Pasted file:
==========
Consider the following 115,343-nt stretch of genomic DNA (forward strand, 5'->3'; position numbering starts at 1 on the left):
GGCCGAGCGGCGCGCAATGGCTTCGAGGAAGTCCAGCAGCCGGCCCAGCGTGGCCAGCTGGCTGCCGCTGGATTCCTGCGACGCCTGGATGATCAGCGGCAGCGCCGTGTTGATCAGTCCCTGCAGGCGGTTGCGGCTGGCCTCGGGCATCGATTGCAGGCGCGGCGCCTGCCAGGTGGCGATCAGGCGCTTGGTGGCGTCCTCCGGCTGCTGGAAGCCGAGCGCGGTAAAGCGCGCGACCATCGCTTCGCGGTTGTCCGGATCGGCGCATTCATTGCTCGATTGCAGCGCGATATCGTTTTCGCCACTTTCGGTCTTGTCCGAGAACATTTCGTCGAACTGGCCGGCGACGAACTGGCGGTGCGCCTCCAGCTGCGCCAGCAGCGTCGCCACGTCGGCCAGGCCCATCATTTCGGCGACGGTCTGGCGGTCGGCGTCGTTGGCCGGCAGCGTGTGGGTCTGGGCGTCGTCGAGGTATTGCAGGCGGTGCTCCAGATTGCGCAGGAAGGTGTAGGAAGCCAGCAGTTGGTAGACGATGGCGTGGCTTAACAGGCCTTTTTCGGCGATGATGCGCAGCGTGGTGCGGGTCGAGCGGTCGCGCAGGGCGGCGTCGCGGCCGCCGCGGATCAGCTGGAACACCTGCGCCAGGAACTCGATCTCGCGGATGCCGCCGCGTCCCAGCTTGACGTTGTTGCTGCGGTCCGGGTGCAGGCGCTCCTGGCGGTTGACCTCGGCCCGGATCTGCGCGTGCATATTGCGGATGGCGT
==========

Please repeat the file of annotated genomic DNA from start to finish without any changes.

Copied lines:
Consider the following 115,343-nt stretch of genomic DNA (forward strand, 5'->3'; position numbering starts at 1 on the left):
GGCCGAGCGGCGCGCAATGGCTTCGAGGAAGTCCAGCAGCCGGCCCAGCGTGGCCAGCTGGCTGCCGCTGGATTCCTGCGACGCCTGGATGATCAGCGGCAGCGCCGTGTTGATCAGTCCCTGCAGGCGGTTGCGGCTGGCCTCGGGCATCGATTGCAGGCGCGGCGCCTGCCAGGTGGCGATCAGGCGCTTGGTGGCGTCCTCCGGCTGCTGGAAGCCGAGCGCGGTAAAGCGCGCGACCATCGCTTCGCGGTTGTCCGGATCGGCGCATTCATTGCTCGATTGCAGCGCGATATCGTTTTCGCCACTTTCGGTCTTGTCCGAGAACATTTCGTCGAACTGGCCGGCGACGAACTGGCGGTGCGCCTCCAGCTGCGCCAGCAGCGTCGCCACGTCGGCCAGGCCCATCATTTCGGCGACGGTCTGGCGGTCGGCGTCGTTGGCCGGCAGCGTGTGGGTCTGGGCGTCGTCGAGGTATTGCAGGCGGTGCTCCAGATTGCGCAGGAAGGTGTAGGAAGCCAGCAGTTGGTAGACGATGGCGTGGCTTAACAGGCCTTTTTCGGCGATGATGCGCAGCGTGGTGCGGGTCGAGCGGTCGCGCAGGGCGGCGTCGCGGCCGCCGCGGATCAGCTGGAACACCTGCGCCAGGAACTCGATCTCGCGGATGCCGCCGCGTCCCAGCTTGACGTTGTTGCTGCGGTCCGGGTGCAGGCGCTCCTGGCGGTTGACCTCGGCCCGGATCTGCGCGTGCATATTGCGGATGGCGT